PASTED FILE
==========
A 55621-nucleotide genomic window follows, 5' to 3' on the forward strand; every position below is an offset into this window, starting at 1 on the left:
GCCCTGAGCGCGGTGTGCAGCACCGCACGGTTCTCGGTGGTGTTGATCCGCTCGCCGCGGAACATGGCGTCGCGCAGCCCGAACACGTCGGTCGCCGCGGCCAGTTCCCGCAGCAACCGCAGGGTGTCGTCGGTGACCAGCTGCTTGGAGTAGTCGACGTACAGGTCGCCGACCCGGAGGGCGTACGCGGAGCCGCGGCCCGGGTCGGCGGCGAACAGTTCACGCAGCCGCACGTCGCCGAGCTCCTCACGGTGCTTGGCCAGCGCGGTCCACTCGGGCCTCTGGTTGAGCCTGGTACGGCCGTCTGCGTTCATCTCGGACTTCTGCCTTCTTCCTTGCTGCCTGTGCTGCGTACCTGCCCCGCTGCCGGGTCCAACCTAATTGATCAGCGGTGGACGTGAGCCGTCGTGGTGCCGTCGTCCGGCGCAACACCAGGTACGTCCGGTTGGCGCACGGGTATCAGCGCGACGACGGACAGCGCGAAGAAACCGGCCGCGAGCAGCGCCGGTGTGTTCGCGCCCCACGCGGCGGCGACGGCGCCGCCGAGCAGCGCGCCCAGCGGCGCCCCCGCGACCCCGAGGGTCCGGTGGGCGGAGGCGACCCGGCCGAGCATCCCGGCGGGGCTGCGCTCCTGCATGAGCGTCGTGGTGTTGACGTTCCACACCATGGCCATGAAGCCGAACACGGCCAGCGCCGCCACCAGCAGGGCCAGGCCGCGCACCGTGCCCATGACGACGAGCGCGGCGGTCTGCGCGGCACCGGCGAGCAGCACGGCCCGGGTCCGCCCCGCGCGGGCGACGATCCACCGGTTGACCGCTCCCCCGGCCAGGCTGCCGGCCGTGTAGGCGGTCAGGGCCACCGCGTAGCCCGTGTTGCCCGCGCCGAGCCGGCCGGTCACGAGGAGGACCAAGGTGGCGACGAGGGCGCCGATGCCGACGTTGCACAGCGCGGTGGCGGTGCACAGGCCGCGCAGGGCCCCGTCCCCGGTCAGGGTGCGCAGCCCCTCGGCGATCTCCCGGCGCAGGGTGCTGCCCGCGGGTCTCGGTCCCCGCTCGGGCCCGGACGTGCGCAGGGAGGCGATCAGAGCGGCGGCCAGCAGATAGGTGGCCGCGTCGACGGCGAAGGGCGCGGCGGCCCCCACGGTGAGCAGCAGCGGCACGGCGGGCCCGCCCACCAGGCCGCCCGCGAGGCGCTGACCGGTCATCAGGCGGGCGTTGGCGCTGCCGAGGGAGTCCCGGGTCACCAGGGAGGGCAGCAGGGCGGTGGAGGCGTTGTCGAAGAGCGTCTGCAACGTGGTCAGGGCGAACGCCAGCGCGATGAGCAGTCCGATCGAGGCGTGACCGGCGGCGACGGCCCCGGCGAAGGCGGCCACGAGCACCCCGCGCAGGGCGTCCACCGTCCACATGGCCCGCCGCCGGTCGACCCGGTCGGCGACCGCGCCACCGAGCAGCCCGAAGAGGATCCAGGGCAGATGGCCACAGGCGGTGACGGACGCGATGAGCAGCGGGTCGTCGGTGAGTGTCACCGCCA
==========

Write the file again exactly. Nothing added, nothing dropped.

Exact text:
A 55621-nucleotide genomic window follows, 5' to 3' on the forward strand; every position below is an offset into this window, starting at 1 on the left:
GCCCTGAGCGCGGTGTGCAGCACCGCACGGTTCTCGGTGGTGTTGATCCGCTCGCCGCGGAACATGGCGTCGCGCAGCCCGAACACGTCGGTCGCCGCGGCCAGTTCCCGCAGCAACCGCAGGGTGTCGTCGGTGACCAGCTGCTTGGAGTAGTCGACGTACAGGTCGCCGACCCGGAGGGCGTACGCGGAGCCGCGGCCCGGGTCGGCGGCGAACAGTTCACGCAGCCGCACGTCGCCGAGCTCCTCACGGTGCTTGGCCAGCGCGGTCCACTCGGGCCTCTGGTTGAGCCTGGTACGGCCGTCTGCGTTCATCTCGGACTTCTGCCTTCTTCCTTGCTGCCTGTGCTGCGTACCTGCCCCGCTGCCGGGTCCAACCTAATTGATCAGCGGTGGACGTGAGCCGTCGTGGTGCCGTCGTCCGGCGCAACACCAGGTACGTCCGGTTGGCGCACGGGTATCAGCGCGACGACGGACAGCGCGAAGAAACCGGCCGCGAGCAGCGCCGGTGTGTTCGCGCCCCACGCGGCGGCGACGGCGCCGCCGAGCAGCGCGCCCAGCGGCGCCCCCGCGACCCCGAGGGTCCGGTGGGCGGAGGCGACCCGGCCGAGCATCCCGGCGGGGCTGCGCTCCTGCATGAGCGTCGTGGTGTTGACGTTCCACACCATGGCCATGAAGCCGAACACGGCCAGCGCCGCCACCAGCAGGGCCAGGCCGCGCACCGTGCCCATGACGACGAGCGCGGCGGTCTGCGCGGCACCGGCGAGCAGCACGGCCCGGGTCCGCCCCGCGCGGGCGACGATCCACCGGTTGACCGCTCCCCCGGCCAGGCTGCCGGCCGTGTAGGCGGTCAGGGCCACCGCGTAGCCCGTGTTGCCCGCGCCGAGCCGGCCGGTCACGAGGAGGACCAAGGTGGCGACGAGGGCGCCGATGCCGACGTTGCACAGCGCGGTGGCGGTGCACAGGCCGCGCAGGGCCCCGTCCCCGGTCAGGGTGCGCAGCCCCTCGGCGATCTCCCGGCGCAGGGTGCTGCCCGCGGGTCTCGGTCCCCGCTCGGGCCCGGACGTGCGCAGGGAGGCGATCAGAGCGGCGGCCAGCAGATAGGTGGCCGCGTCGACGGCGAAGGGCGCGGCGGCCCCCACGGTGAGCAGCAGCGGCACGGCGGGCCCGCCCACCAGGCCGCCCGCGAGGCGCTGACCGGTCATCAGGCGGGCGTTGGCGCTGCCGAGGGAGTCCCGGGTCACCAGGGAGGGCAGCAGGGCGGTGGAGGCGTTGTCGAAGAGCGTCTGCAACGTGGTCAGGGCGAACGCCAGCGCGATGAGCAGTCCGATCGAGGCGTGACCGGCGGCGACGGCCCCGGCGAAGGCGGCCACGAGCACCCCGCGCAGGGCGTCCACCGTCCACATGGCCCGCCGCCGGTCGACCCGGTCGGCGACCGCGCCACCGAGCAGCCCGAAGAGGATCCAGGGCAGATGGCCACAGGCGGTGACGGACGCGATGAGCAGCGGGTCGTCGGTGAGTGTCACCGCCA